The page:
New truck-only CityLink on ramps to be built for East West Link

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The Age: New truck-only CityLink on ramps to be built for East West Link. October 12, 2014, Clay Lucas, City Editor, The Age

From left: Bill Kay, Cathy Drummond, Andrew Kelly, Keith Fitzgerald, Rosie Elliott, Brendan Lewis. Photo: James Boddington

Two new roads for trucks carrying dirt and rocks will be built on to CityLink as part of the first stages of the Napthine government’s East West Link project.

The new roads are designed to help keep trucks off local roads during the toll road’s five-year construction timeline.

And massive acoustic sheds will be built on what is now a sports oval and field in Parkville so that construction spoil can be stored under them before being trucked out.

For the first time since the contracts for the $6.8 billion toll road were signed, the government’s Linking Melbourne Authority has laid out some of the detail on how the huge project will be carried out.

One of the first major steps will be the construction of a “launch pit” in Royal Park, where a shallow trench will be dug and then covered with a roof – to minimise impacts and restore the surface quickly, so construction can continue below.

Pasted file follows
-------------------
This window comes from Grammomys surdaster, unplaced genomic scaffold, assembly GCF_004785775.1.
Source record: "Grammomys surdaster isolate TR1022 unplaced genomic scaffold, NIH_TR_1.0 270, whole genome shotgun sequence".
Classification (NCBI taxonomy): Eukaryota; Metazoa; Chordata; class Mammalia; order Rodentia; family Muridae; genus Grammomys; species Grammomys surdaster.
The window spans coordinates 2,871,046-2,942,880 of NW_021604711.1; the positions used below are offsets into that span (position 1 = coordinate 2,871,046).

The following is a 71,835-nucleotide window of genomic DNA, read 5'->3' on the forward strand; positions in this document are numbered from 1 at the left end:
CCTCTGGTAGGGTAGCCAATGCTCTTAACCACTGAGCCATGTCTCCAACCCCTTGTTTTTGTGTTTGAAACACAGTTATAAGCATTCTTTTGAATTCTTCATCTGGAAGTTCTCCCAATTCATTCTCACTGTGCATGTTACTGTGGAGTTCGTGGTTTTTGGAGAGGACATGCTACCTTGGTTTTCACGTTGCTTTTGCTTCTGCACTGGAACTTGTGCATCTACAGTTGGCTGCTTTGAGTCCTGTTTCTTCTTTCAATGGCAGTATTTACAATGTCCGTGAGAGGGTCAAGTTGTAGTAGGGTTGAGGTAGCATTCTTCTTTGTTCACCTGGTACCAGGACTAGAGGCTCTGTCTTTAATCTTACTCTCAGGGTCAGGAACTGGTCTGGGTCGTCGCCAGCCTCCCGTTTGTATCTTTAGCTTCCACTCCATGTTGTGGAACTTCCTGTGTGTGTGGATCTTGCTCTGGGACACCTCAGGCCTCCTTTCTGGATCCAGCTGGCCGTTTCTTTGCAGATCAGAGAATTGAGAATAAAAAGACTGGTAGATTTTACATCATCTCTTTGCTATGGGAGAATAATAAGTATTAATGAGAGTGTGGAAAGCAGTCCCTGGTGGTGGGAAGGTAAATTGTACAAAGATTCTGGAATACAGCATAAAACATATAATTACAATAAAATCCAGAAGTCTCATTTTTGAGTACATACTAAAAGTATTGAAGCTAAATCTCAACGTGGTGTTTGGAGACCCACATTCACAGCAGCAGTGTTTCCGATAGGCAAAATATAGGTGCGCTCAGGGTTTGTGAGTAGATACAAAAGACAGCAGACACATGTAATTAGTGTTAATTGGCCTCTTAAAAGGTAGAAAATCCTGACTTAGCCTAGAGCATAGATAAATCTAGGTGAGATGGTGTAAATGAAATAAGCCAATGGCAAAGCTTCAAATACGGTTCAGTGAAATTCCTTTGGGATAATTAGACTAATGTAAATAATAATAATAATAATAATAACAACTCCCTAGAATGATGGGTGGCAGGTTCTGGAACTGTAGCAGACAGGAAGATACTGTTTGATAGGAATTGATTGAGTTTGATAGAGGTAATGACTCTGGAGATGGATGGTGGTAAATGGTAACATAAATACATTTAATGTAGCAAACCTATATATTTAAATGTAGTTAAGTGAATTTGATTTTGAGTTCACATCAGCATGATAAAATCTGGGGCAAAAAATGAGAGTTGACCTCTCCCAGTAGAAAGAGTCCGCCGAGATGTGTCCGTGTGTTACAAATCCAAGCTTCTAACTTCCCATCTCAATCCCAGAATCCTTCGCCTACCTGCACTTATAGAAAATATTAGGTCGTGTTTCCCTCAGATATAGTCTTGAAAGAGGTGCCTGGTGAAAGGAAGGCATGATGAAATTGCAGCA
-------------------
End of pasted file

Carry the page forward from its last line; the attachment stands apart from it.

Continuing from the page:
Under this “cut-and-cover” construction technique, which will begin near the Upfield train line, a tunnel-boring machine will later begin digging and move slowly from the park underground to the east.

It is expected the cut-and-cover works will see train services on the Upfield line stopped while the cutting is made and then bridged to enable tunnelling underneath.

The two dedicated haul routes will be built from there to allow trucks carrying dirt and rocks to travel to and from the tunnel.

“This will keep trucks off local roads – a key issue raised by residents and Melbourne City Council during consultation,” a Linking Melbourne Authority spokeswoman said.
The three large “acoustic sheds” that will be built will house dirt and rocks before they are carted away, general storage, and tunnel-boring machine equipment.

The sheds are designed to shield residents living nearby from noise, and protect the works from heavy rain.

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